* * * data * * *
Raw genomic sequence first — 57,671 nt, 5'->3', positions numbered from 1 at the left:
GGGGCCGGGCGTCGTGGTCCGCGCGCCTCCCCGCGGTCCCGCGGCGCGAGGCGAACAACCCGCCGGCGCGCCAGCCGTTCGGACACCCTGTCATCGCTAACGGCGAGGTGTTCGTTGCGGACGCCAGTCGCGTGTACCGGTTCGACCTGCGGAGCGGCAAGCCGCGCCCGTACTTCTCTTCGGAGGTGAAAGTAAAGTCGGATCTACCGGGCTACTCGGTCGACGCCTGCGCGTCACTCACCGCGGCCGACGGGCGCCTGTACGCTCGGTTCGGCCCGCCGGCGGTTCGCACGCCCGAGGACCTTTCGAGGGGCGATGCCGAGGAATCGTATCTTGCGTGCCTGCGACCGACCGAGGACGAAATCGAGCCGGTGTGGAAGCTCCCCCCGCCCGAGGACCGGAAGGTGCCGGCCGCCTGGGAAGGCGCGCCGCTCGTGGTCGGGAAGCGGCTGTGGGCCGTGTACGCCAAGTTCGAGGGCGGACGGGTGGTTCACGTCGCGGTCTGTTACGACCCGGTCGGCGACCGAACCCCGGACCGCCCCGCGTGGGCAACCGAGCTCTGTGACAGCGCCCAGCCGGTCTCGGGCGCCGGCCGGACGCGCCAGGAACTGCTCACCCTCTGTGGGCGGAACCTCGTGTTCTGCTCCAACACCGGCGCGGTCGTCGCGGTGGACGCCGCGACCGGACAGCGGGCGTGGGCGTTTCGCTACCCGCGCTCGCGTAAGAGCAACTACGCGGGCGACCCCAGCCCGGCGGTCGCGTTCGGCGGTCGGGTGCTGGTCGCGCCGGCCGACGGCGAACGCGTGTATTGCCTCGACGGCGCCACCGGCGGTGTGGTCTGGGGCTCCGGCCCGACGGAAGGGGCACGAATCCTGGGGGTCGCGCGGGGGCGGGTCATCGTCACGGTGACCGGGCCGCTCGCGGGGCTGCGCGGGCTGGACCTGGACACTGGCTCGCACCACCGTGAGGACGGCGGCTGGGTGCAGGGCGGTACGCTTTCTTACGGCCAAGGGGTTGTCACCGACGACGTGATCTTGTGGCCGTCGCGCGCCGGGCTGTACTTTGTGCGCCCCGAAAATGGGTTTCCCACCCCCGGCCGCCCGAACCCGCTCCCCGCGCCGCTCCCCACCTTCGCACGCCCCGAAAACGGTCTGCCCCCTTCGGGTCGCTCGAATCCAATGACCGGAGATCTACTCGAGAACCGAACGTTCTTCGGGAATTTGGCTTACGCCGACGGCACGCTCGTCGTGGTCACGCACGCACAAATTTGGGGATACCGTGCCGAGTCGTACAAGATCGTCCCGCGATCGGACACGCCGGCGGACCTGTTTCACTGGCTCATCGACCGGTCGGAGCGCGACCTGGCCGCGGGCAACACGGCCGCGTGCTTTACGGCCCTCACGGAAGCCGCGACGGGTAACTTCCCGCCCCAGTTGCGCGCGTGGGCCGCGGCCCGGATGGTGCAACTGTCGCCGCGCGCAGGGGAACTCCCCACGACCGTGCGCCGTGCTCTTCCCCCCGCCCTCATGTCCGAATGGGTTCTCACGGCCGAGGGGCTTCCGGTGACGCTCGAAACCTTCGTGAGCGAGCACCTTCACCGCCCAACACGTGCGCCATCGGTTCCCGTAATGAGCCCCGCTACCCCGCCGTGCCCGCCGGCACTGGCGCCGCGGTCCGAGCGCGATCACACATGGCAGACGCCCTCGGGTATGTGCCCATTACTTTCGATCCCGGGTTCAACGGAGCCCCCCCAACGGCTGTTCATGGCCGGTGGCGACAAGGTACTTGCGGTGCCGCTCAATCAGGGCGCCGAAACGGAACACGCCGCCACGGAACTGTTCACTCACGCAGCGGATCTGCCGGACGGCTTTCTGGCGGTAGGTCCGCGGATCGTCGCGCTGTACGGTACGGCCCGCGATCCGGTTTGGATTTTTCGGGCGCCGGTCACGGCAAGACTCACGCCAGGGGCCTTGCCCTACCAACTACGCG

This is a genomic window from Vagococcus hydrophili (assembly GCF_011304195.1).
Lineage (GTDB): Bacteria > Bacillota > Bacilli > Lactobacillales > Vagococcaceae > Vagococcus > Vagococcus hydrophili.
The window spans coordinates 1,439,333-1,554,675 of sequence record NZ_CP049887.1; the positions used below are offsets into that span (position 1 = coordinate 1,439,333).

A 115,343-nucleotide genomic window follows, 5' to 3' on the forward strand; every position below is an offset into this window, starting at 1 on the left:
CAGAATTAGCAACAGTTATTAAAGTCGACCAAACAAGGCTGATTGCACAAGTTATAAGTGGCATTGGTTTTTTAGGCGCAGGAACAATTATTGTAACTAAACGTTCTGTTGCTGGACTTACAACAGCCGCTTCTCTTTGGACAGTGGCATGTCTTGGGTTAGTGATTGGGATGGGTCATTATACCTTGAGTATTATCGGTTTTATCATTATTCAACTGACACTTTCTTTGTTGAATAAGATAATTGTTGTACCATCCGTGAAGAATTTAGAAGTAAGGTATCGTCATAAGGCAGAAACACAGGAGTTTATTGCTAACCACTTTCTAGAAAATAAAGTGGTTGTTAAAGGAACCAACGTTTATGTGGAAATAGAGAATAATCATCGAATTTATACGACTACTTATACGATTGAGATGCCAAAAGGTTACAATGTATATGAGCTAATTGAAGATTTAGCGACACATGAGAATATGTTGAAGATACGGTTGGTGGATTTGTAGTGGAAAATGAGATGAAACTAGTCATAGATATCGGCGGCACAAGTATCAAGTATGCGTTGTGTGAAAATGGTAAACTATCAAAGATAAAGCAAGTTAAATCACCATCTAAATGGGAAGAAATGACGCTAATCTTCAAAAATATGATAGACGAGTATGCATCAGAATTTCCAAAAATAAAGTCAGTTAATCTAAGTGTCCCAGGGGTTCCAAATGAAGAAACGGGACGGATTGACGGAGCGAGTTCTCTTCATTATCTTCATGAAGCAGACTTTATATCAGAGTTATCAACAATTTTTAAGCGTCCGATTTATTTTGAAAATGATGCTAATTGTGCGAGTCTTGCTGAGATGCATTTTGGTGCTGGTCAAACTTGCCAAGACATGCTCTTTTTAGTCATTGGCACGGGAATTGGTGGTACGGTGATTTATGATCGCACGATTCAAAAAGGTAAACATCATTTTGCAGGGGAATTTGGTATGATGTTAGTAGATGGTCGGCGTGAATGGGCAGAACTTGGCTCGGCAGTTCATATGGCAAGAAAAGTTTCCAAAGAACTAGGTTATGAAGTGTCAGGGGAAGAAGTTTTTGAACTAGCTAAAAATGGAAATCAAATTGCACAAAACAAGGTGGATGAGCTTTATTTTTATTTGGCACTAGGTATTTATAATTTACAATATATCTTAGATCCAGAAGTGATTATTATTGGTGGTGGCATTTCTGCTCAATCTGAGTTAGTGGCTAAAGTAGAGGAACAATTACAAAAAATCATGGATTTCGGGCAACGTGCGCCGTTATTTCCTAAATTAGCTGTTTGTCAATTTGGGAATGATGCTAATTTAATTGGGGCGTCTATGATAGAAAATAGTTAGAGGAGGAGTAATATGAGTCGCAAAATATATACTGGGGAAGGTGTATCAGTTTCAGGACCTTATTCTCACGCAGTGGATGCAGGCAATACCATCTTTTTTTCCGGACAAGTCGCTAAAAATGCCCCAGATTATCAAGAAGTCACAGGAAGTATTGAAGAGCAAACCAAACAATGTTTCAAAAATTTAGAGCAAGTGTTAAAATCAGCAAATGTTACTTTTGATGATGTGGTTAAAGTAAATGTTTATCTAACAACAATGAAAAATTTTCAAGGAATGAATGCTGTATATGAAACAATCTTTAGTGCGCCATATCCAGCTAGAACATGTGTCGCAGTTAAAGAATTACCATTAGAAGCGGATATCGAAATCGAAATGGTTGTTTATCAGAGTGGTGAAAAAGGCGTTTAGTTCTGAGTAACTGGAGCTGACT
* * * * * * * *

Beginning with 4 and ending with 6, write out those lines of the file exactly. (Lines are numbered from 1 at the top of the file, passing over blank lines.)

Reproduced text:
Lineage (GTDB): Bacteria > Bacillota > Bacilli > Lactobacillales > Vagococcaceae > Vagococcus > Vagococcus hydrophili.
The window spans coordinates 1,439,333-1,554,675 of sequence record NZ_CP049887.1; the positions used below are offsets into that span (position 1 = coordinate 1,439,333).

A 115,343-nucleotide genomic window follows, 5' to 3' on the forward strand; every position below is an offset into this window, starting at 1 on the left: